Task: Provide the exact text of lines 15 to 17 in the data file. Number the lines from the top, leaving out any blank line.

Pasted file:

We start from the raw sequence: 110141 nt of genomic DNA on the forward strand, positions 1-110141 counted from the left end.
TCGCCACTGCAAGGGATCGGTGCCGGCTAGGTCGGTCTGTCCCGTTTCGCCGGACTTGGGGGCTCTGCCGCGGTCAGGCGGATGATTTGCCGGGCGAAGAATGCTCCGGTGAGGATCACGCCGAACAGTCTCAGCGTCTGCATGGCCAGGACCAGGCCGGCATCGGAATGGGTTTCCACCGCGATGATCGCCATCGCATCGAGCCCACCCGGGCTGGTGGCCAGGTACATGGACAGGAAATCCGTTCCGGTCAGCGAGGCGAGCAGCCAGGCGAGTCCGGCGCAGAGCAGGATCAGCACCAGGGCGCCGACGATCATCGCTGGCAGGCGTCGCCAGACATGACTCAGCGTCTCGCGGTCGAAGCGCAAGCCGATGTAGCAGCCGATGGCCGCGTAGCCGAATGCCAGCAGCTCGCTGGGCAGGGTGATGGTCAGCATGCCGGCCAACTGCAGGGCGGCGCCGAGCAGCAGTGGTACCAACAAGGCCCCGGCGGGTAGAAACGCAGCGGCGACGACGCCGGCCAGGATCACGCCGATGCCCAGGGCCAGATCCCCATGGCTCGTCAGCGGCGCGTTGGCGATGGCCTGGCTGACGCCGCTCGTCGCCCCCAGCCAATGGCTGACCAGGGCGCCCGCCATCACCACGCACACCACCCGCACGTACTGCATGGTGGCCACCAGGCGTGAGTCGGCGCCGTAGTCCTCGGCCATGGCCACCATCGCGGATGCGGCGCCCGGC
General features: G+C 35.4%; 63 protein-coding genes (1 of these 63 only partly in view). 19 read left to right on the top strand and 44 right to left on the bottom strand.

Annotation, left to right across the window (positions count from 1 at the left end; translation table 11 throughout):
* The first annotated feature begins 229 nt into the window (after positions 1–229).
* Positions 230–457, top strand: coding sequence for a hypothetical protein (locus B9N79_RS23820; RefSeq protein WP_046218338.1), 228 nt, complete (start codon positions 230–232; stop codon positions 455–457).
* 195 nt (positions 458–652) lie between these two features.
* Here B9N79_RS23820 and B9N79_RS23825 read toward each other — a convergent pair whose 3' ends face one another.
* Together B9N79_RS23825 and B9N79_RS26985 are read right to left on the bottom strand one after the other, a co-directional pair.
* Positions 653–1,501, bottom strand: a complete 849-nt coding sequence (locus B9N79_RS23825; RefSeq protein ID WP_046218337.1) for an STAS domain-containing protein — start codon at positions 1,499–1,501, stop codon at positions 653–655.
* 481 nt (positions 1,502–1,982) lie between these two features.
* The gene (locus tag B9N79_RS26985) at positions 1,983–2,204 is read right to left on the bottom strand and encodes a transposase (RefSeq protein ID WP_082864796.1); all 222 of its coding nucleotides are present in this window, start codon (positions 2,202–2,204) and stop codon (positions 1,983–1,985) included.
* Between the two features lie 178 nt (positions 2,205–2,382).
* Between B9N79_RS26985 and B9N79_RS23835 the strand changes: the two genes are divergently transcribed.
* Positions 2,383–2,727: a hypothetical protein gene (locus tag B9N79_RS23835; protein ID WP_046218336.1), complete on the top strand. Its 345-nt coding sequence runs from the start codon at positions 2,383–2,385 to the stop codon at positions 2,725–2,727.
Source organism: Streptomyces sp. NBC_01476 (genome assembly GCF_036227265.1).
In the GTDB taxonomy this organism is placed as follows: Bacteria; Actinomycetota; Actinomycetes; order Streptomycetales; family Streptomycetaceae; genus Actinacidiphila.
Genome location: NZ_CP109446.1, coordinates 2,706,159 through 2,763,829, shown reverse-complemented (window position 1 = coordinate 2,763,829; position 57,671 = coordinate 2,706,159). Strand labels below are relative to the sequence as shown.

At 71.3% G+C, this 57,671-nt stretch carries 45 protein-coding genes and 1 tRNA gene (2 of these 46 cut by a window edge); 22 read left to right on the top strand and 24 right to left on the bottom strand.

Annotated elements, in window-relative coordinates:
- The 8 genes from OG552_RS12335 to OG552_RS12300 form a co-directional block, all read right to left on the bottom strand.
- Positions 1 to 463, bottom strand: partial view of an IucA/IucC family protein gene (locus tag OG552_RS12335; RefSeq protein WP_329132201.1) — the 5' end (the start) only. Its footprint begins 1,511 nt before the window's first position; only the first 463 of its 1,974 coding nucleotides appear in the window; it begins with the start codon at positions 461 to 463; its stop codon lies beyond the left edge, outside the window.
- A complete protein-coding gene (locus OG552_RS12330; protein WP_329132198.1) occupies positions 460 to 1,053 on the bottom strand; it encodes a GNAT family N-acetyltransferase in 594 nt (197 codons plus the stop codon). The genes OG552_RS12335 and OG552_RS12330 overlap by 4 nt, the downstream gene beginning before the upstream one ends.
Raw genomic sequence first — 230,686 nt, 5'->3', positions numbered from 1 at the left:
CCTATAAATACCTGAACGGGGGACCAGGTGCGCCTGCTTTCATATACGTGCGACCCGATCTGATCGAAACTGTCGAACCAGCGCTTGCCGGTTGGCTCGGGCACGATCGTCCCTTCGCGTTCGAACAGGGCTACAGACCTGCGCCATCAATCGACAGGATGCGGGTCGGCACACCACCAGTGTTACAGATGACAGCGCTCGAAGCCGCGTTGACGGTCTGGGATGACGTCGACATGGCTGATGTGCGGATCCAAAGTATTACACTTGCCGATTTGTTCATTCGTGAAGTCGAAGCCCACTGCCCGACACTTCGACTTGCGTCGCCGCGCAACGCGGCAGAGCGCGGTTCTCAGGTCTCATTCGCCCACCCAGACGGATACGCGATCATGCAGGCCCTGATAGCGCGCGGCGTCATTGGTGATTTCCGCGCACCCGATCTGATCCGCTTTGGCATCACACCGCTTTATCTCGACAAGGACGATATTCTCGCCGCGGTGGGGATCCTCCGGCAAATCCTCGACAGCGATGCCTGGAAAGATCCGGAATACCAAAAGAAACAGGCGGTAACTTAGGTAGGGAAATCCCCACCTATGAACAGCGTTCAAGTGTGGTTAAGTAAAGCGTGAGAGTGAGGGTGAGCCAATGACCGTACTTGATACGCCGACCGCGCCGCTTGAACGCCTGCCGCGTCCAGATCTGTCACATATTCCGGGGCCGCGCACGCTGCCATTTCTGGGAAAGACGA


* Positions 2,383–2,727: a hypothetical protein gene (locus tag B9N79_RS23835; protein ID WP_046218336.1), complete on the top strand. Its 345-nt coding sequence runs from the start codon at positions 2,383–2,385 to the stop codon at positions 2,725–2,727.
Source organism: Streptomyces sp. NBC_01476 (genome assembly GCF_036227265.1).
In the GTDB taxonomy this organism is placed as follows: Bacteria; Actinomycetota; Actinomycetes; order Streptomycetales; family Streptomycetaceae; genus Actinacidiphila.